U.K. Asks Norway and Singapore to Hold Ministerial Discussions on Global Carbon Markets

BY MATHEW CARR

June 17, 2021 (LONDON): The U.K., which is hosting the UN climate talks set for November, has asked Norway and Singapore to hold ministerial discussions during the next few months to try to move toward agreement on global carbon markets.

U.K. official Archie Young, Britain’s lead climate negotiator, said much more work was needed to find landing zones on that topic and others in the climate talks, according to a video of the final session after three weeks of virtual “intersessional talks” (see link below).

The least developed countries (LDC) group said that while some progress was made at the talks on article 6 (which covers global carbon markets), much more needs to be achieved.

Use of existing credits created under the Kyoto Protocol for compliance with targets under the Paris climate deal was one area of consternation, the LDC representative said.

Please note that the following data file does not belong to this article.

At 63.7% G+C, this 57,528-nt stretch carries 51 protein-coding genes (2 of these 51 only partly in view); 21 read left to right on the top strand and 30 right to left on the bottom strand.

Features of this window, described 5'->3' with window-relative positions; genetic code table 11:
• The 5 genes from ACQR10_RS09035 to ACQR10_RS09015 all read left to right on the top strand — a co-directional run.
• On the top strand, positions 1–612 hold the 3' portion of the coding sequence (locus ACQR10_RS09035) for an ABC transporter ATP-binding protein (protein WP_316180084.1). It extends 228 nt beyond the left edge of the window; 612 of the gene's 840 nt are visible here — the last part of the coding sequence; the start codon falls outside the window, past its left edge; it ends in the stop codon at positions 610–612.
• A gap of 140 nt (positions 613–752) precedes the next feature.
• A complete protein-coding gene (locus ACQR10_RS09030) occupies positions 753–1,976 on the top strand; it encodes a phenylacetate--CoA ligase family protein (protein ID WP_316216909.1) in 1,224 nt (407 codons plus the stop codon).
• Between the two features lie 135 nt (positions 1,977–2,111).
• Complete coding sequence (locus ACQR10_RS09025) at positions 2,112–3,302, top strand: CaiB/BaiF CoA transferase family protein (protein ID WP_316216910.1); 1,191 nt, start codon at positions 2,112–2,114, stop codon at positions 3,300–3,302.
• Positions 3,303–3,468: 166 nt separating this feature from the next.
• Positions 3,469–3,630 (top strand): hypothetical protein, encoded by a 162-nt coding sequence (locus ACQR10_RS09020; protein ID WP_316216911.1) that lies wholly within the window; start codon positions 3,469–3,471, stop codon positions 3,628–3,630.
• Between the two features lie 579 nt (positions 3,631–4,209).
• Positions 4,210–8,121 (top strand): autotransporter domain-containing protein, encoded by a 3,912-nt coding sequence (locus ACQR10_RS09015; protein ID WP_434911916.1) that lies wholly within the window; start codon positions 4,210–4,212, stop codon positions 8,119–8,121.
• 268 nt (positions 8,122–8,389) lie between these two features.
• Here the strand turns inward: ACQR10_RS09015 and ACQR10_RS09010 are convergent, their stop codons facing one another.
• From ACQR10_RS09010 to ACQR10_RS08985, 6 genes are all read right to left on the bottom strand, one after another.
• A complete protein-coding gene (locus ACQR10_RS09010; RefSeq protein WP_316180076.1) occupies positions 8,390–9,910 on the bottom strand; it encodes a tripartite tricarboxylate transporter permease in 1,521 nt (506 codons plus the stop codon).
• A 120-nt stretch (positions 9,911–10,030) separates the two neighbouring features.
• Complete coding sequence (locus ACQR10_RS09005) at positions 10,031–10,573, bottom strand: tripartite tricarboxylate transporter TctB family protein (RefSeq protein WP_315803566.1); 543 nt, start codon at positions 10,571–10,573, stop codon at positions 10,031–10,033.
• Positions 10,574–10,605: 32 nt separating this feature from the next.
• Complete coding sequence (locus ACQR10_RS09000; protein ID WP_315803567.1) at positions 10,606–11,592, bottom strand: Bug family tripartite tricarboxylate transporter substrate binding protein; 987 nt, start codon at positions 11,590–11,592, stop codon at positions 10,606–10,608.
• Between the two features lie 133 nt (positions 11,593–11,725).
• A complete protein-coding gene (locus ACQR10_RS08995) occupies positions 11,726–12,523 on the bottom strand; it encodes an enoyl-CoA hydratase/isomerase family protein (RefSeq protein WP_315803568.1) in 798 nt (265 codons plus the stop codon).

“We are greatly concerned that some countries continue to push for carryover of Kyoto Protocol units, despite the downward pressure this would place on ambition.”

The LDC group was also frustrated that countries had not agreed on timeframes for nationally determined contributions (climate pledges), which should align with a global stocktake process that measures the world’s progress for keeping temperature gains below 1.5C.

June 16 summary on Article 6 progress (includes further links): https://unfccc.int/sites/default/files/resource/IN.SBSTA2021.i15a.2_i15b.2_i15c.2.pdf

Some context: https://carrzee.org/2021/06/16/rapid-deployment-of-global-carbon-markets-31-years-late-still-seems-unlikely/

Photo on Singapore by Elina Sazonova on Pexels.com

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